T cell and antibody responses to SARS-CoV-2: Experience from a French transplantation and hemodialysis center during the COVID-19 pandemic
AMERICAN JOURNAL OF TRANSPLANTATION
Authors: Candon, Sophie; Guerrot, Dominique; Drouot, Laurent; Lemoine, Mathilde; Lebourg, Ludivine; Hanoy, Melanie; Boyer, Olivier; Bertrand, Dominique
Immunosuppressed organ-transplanted patients are considered at risk for severe forms of COVID-19. Moreover, exaggerated innate and adaptive immune responses might be involved in severe progression of the disease. However, no data on the immune response to SARS-CoV-2 in transplanted patients are currently available. Here, we report the first assessment of antibody and T cell responses to SARS-CoV-2 in 11 kidney-transplanted patients recovered from RT-PCR-confirmed (n = 5) or initially suspected (n = 6) COVID-19. After reduction of immunosuppressive therapy, RT-PCR-confirmed COVID-19 transplant patients were able to mount vigorous antiviral T cell and antibody responses, as efficiently as two nontherapeutically immunosuppressed COVID-19 patients on hemodialysis. By contrast, six RT-PCR-negative patients displayed no antibody response. Among them, three showed very low numbers of SARS-CoV-2-reactive T cells, whereas no T cell response was detected in the other three, potentially ruling out COVID-19 diagnosis. Low levels of T cell reactivity to SARS-CoV-2 were also detected in seronegative healthy controls without known exposure to the virus. These results suggest that during COVID-19, monitoring both T cell and serological immunity might be helpful for the differential diagnosis of COVID-19 but are also needed to evaluate a potential role of antiviral T cells in the development of severe forms of the disease.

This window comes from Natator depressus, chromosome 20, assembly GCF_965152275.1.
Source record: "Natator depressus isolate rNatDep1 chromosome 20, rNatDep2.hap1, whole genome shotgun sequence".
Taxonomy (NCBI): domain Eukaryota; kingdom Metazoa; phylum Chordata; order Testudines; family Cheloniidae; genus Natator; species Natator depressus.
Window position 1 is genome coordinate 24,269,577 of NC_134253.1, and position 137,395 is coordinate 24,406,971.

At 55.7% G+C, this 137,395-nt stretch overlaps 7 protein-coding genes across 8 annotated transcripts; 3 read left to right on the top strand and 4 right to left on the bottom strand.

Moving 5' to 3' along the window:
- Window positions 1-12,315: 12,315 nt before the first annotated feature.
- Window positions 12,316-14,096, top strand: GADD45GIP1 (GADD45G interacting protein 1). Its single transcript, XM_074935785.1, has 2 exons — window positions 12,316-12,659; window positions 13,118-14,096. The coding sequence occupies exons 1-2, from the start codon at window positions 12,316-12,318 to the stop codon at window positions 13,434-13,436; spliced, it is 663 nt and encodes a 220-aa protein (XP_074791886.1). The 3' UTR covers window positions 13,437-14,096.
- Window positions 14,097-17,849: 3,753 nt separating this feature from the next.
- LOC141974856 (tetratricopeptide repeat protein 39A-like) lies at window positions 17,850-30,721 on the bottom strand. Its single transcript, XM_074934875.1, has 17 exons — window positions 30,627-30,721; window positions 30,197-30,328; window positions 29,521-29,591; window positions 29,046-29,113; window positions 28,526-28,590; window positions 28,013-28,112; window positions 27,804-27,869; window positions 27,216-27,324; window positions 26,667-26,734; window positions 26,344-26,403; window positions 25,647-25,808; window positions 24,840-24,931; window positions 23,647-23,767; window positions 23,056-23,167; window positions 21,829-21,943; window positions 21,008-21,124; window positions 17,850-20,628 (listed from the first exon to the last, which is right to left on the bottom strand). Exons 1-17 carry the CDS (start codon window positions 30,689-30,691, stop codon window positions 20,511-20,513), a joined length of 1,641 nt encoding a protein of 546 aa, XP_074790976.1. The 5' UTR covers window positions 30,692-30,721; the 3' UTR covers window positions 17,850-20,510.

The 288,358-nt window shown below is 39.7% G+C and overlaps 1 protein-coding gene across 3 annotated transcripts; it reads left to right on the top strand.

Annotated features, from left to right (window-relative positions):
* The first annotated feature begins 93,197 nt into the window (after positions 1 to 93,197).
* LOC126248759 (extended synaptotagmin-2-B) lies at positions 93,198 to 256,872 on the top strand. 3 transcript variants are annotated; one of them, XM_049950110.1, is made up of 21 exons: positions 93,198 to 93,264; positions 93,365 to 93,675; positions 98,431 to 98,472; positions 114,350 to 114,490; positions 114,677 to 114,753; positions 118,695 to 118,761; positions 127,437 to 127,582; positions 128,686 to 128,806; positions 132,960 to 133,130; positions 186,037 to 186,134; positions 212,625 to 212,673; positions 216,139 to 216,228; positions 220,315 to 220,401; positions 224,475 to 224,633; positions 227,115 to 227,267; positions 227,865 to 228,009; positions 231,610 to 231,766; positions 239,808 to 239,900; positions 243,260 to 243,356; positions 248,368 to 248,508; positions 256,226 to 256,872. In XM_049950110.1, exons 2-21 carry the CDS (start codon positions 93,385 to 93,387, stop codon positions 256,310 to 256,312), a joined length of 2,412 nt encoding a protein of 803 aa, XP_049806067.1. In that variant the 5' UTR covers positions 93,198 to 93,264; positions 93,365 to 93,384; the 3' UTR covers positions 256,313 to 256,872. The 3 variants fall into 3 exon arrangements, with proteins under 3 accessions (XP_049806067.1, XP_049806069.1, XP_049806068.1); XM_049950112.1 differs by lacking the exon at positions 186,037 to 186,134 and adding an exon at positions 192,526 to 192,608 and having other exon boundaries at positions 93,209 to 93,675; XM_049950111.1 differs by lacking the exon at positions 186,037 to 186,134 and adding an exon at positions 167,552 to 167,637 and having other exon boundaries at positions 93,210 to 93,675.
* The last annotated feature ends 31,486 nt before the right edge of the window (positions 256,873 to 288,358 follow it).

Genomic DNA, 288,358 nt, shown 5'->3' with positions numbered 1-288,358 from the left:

The Use of POCUS to Manage ICU Patients With COVID-19
JOURNAL OF ULTRASOUND IN MEDICINE
Authors: Schrift, David; Barron, Keith; Arya, Rohan; Choe, Carol
Since the advent of SARS-CoV-2, the virus that causes COVID-19, clinicians have had to modify how they provide high-value care while mitigating the risk of viral spread. Routine imaging studies have been discouraged due to elevated transmission risk. Patients who have been diagnosed with COVID-19 often have a protracted hospital course with progression of disease. Given the need for close follow-up of patients, we recommend the use of ultrasonography, particularly point-of-care ultrasound (POCUS), to manage patients with COVID-19 through their entire ICU course. POCUS will allow a clinician to evaluate and monitor cardiac and pulmonary function, as well as evaluate for thromboembolic disease, place an endotracheal tube, confirm central venous catheter placement, and rule out a pneumothorax. If a patient improves sufficiently to perform weaning trials, POCUS can also help evaluate readiness for ventilator liberation.